6. (C/NF) De Ferriere stated that there as an increase in OMF violence in 2007, despite he OMF's losing some 4000 fighters and several imortant leaders. OMF had not been able to take trritory (such as their stated goal of Kandahar) nd had lost Musa Qala. According to De Ferriere, there were an estimated 5,000-20,000 Taliban fighers, about 1,000 Haqanni, and 700-1,000 HIG. He aid that assessments indicated that while losseswere felt by OMF commanders, OMF capabilities wee not degraded (e.g. OMF is now willing to fightlonger battles than in the past).
7. (C/NF) De erriere said that the OMF's weaknesses included teir use of foreign fighters, their fragile lines o communication to Pakistan, their lack of heavy weaponry, and the questionable level of commitment by lower-level fighters. He said their strengths included their use of information ops (including attacks on government and foreigners), their funding from the narcotics trade, their ability to exploit weaknesses of the GoA, their sanctuaries in Pakistan, their use of guerilla and asymmetrical tactics, and the increasing cooperation among the three main groups.
8. (C/NF) De Ferriere said that in 2008 there was likely to be a continuation of 2007 tempo; an increase in OMF activities in RC-South; and a focus on attacking ANSF, NGOs, and foreign civilians. He noted the emergence of a generation gap among OMF, with younger more aggressive, less ideological leaders displacing more ideological older figures (most of whom were educated in Pakistani madrassas) as an important dynamic worth watching. He said that there was
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evidence of this gap both among fighters and their leadership (e.g. Bakht Mohammed had challenged Mullah Omar.) He said the Pakistan factor was important, as there were an estimated 1.5 million students in the Pakistani border region, with about 10 percent being trained by fundamentalists. There was also strong evidence of Iranian influence on the OMF in the west. The other important dynamic he pointed to was the interest by some OMF figures in a reconciliation.
9. (C/NF) He said that there had been an estimated 45 percent increase in the number of foreign fighters in OMF from 2006 to 2007. These foreign fighters had brought with them new tactics, particularly on the use of improvised explosive devices and heavy weapons. Thirty-one percent were Pakistanis, with Arabs, Chechens, and Uzbeks also in significant numbers.
10. (C/NF) UK PermRep Eldon noted that the recently released UNODC opium rapid assessment survey had reported a stabilization of production in Helmand. Eldon also argued that "We're only in the second or third year of a 20-year campaign." Several nations noted the importance of improved public messaging and strategic communications to shore up the credibility of the Government of Afghanistan in the eyes of Afghans. CMC Henault noted that the NAC has approved the Strategic Communications paper and SHAPE was now staffing its implementation.
11. (C/NF) Outgoing NATO Senior Civilian Representative (SCR) to Afghanistan Dan Everts briefed the NAC, saying the greatest problem NATO faced was the "credibility of ISAF in the eyes of Afghans, the region and the world." Everts said that he saw two fights in Afghanistan -- the fight against the OMF and the fight for stability and security. He said that local Afghans do not always see the link, often viewing ISAF troops as foreign occupiers and being suspicious of the motives of the international community. He said that NATO needed good messaging to educate Afghans, including local mullahs and community leaders, about ISAF and the GoA's role. Everts also commented that reconstruction needs had been "under resourced" while the military effort had been "overemphasized." He opined that "the Iraq war has siphoned off resources needed in Afghanistan." Everts noted that the Afghan parliament had been "marginalized" by both Karzai's administration and the international community. He added that this marginalization was dangerous as there were powerful figures in parliament harboring anti-western views.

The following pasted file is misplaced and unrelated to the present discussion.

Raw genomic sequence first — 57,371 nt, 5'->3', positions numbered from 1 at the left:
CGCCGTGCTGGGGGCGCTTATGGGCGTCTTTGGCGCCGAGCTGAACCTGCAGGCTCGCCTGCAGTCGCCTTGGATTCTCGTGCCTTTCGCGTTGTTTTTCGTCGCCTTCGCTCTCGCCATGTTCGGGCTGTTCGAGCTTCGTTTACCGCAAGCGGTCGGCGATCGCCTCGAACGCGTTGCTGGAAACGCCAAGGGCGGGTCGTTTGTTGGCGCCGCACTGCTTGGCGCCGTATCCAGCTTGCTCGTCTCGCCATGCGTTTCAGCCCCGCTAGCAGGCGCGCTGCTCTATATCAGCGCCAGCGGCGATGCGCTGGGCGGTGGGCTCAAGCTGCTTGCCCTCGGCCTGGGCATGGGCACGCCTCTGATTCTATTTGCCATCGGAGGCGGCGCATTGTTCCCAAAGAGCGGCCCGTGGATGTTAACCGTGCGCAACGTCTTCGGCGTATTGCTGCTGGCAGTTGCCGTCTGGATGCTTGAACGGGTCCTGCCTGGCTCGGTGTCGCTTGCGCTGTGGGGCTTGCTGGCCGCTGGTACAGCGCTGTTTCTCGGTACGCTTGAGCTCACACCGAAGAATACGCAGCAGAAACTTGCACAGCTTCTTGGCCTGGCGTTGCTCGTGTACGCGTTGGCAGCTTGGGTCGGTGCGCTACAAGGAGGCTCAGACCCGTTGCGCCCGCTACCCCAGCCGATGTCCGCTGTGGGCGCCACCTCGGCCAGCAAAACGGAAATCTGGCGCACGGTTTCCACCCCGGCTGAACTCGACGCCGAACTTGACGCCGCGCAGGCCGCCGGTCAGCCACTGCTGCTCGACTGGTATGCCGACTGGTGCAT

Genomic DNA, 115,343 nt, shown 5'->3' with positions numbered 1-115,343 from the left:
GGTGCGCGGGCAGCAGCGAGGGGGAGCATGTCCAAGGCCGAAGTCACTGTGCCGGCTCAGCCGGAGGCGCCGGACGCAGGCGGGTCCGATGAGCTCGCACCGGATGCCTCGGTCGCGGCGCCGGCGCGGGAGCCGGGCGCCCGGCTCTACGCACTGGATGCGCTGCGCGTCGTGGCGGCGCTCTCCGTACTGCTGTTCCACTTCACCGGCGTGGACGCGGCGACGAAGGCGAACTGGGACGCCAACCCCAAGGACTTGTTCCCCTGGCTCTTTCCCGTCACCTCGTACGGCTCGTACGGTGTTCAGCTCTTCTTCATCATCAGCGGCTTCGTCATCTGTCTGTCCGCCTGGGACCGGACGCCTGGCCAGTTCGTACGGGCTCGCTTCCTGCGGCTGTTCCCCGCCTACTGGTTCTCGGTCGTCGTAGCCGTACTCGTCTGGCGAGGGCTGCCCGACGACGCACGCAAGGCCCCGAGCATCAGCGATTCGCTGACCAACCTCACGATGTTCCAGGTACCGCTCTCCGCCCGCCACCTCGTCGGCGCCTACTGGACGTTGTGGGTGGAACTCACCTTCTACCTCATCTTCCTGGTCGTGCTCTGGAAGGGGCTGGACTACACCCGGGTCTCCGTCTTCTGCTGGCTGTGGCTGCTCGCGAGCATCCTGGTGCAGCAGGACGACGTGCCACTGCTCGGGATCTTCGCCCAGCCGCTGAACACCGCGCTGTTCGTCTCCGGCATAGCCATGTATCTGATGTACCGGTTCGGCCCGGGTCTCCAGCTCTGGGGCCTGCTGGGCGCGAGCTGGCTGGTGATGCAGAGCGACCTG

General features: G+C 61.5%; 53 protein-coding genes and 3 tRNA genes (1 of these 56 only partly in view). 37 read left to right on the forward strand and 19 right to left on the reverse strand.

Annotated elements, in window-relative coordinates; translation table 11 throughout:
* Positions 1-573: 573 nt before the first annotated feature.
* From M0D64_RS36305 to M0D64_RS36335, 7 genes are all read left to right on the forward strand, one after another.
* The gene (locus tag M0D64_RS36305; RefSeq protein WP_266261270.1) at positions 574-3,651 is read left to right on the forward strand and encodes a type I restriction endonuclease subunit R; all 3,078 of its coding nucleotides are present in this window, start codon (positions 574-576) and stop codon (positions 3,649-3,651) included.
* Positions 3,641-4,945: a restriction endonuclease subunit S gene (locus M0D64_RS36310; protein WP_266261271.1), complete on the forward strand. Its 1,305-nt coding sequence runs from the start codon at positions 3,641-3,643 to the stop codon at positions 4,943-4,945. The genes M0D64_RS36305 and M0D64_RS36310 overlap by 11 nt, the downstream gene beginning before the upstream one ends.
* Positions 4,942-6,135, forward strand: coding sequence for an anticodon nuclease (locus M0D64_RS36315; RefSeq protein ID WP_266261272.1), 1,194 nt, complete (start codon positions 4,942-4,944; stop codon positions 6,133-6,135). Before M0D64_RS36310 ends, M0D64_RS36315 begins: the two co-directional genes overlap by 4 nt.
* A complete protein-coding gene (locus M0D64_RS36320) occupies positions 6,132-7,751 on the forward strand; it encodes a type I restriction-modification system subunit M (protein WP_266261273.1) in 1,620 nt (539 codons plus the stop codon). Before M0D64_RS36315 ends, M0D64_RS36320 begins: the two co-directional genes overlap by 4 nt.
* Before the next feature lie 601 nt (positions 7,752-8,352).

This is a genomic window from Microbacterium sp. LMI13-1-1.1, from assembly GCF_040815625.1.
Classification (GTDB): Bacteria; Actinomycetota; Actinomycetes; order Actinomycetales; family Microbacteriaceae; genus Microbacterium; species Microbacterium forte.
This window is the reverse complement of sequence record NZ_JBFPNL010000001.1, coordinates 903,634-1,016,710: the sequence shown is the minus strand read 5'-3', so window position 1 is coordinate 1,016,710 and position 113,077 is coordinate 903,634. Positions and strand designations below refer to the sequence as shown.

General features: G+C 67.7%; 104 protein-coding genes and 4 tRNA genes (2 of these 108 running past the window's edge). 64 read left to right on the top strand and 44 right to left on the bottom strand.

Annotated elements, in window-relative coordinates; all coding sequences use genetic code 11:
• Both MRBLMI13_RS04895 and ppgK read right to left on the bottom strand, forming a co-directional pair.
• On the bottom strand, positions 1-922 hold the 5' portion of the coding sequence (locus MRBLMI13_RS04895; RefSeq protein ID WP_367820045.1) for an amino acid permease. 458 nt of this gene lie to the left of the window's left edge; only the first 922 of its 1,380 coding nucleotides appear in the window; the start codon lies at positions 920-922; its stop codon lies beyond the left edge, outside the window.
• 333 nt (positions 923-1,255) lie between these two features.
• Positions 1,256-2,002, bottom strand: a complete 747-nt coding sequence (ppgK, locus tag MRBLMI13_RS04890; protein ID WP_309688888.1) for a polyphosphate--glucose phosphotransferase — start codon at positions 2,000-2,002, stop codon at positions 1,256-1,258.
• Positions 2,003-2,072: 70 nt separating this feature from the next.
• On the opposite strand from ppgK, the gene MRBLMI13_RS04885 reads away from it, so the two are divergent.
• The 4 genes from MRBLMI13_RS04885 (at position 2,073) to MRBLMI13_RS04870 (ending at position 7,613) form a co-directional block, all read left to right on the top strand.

12. (C/NF) Everts strongly argued for better cooperation within the international community (both between civilian and military elements, and among the different civilian actors) and the elements of the international community should stop "bilateralizing" their relationships with the GoA. The international community needs to approach Karzai with unified positions. To this end, NATO's Comprehensive Strategy will be important. Everts added that he sometimes felt under-utilized as SCR by the ISAF military leadership and urged that the SCR be "structurally linked" to the commander,s group so he can participate in key discussions. He said that Afghanistan was not a priority at UN HQ, agreeing with the Turkish PermRep's comment that UNAMA was leery of associating too closely with ISAF and pointing out
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that one IED strike on UNAMA could cripple UNAMA's work for months.
13. (C/NF) The SYG reported on the re-election victory of Serbian President Tadic and expressed his hope that this would ensure that good cooperation between the Serbian armed forces and KFOR will continue. He noted that following the election the impetus toward the resolution of Kosovo,s status will intensify and that it was important to reassure all local and international actors of KFOR,s capability and commitment. Lastly, the SYG mentioned the development of a public diplomacy message for Kosovo, noting that NATO now had themes and a message the Alliance can draw on and which can be updated as necessary. The CMC informed the Council that in response to any situations that fall outside the recently provided NAC guidance, preparations had been made to handle time-sensitive requests from COMKFOR, JFC Naples, or SHAPE through the Military Committee.